Also, by cooking, baking, washing and mopping the floors either early or late in the day, during the cooler hours, you can spare your air-conditioner the work that the humidity resulting from such activities causes.

It will also pay you to clean the filters on your unit once each month and change them when necessary.

Keeping shades or blinds drawn when light is not needed will save on electricity.

And on very hot days it is wise to be content to let the air-conditioner make a 15-degree difference between the outside and the inside temperature.

Air-conditioning experts suggest that you do not aim for anything lower than 76 degrees Fahrenheit.

Freezers and refrigerators


The matter of choosing between convenience and economy especially applies when it comes to buying a freezer or a refrigerator.

A frostless unit sounds like a good thing, but not only does it cost more in the first place; it will also require considerably more electricity to operate.

Regardless of what type you buy, compare different makes as to energy consumption.

Among the ways you can cut down on your electric bills in the use of your refrigerator is to be content to have the temperature in its food compartment in the 35-degree to 40-degree Fahrenheit range and the freezer section not lower than zero.

If you are going away on a vacation, you may want to use up the contents of the refrigerator beforehand so you can turn it off while you are gone.

Cleaning helps.

Do not let the ice get more than a quarter of an inch thick before defrosting, and cleanse the coils in the back of the unit every month or two with a vacuum cleaner or rag soaked with ammonia.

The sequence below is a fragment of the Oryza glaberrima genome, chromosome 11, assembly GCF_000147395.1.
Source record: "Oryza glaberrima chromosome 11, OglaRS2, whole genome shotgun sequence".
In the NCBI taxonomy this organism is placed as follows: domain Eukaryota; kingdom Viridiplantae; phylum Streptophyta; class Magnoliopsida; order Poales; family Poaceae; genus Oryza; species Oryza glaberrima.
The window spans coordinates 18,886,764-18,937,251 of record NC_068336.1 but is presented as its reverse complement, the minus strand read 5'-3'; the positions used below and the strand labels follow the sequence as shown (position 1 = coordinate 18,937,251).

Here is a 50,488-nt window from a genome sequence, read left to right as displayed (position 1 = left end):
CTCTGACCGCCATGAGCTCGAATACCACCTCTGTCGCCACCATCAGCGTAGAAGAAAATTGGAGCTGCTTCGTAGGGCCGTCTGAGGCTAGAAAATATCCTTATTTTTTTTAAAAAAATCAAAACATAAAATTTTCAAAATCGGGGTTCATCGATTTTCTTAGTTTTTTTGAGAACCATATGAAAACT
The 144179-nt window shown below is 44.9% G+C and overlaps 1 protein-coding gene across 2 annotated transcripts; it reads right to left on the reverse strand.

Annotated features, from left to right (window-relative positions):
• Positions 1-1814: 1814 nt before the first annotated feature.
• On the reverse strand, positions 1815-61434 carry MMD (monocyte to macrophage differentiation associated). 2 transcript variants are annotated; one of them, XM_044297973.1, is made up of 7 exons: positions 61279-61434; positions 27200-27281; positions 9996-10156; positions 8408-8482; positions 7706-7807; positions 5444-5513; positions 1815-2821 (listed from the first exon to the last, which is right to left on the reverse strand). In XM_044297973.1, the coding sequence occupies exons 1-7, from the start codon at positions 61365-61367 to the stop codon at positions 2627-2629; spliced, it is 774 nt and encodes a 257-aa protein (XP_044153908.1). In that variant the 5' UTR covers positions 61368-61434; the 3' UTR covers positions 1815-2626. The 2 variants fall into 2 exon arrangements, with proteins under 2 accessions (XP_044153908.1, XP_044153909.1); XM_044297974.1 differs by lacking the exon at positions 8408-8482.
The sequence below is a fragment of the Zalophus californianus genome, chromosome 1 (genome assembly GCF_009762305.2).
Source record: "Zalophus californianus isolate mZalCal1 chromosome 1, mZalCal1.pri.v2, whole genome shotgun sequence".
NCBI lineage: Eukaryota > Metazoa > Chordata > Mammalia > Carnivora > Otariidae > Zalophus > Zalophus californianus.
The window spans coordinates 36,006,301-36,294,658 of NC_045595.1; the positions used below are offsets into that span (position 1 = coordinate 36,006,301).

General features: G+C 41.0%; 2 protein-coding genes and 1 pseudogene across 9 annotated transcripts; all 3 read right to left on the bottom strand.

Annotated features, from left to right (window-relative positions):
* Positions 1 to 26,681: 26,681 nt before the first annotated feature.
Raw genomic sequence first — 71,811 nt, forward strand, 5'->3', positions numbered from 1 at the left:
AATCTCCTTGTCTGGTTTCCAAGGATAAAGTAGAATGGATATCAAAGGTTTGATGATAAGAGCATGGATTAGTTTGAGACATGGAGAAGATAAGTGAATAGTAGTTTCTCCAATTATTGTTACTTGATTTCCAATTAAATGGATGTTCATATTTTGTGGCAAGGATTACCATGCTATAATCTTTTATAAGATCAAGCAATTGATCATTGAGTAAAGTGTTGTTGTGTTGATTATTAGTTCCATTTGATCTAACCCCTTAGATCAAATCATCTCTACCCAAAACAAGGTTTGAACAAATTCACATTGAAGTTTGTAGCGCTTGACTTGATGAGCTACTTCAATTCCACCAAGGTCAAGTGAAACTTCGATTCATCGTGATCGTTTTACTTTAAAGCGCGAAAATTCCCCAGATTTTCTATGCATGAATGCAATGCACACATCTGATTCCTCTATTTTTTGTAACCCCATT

Saving on lights

Saving on lighting.

It is a good thing for all in the family to make it a habit to turn off incandescent lights, radio or TV when leaving rooms for more than a few minutes.

But there are other helpful suggestions too.

Lamps that have an extra long life will save you the trouble of replacing them often and so may be worth while in places where it is hard to get at the fixture to replace them, but standard bulbs will give you more light for your money.

Why not use lower-wattage bulbs whenever they will serve just as well as higher-wattage bulbs?

If you have a center light in a room, have it hung away from the ceiling.

Thus it will throw light upward as well as outward and downward.

It is also practical to give thought to having the right bulb size for the current in your home.

Failure to do so will result in your bulbs lasting longer but giving less light or will cause them to give more light but not to last nearly so long.

Also, wherever practical, give thought to using fluorescent bulbs.

They are from two to four times as efficient and last from seven to ten times as long as the incandescent bulbs.

Giving thought to some of the foregoing suggestions can save you quite a bit in the course of a year, by cutting down on your use of electricity and the resulting bills.

True, at times it may be simply a matter of choosing between convenience and economy.

But in these days of rising prices and fuel shortages, it is frequently the wiser course to decide in favor of economy.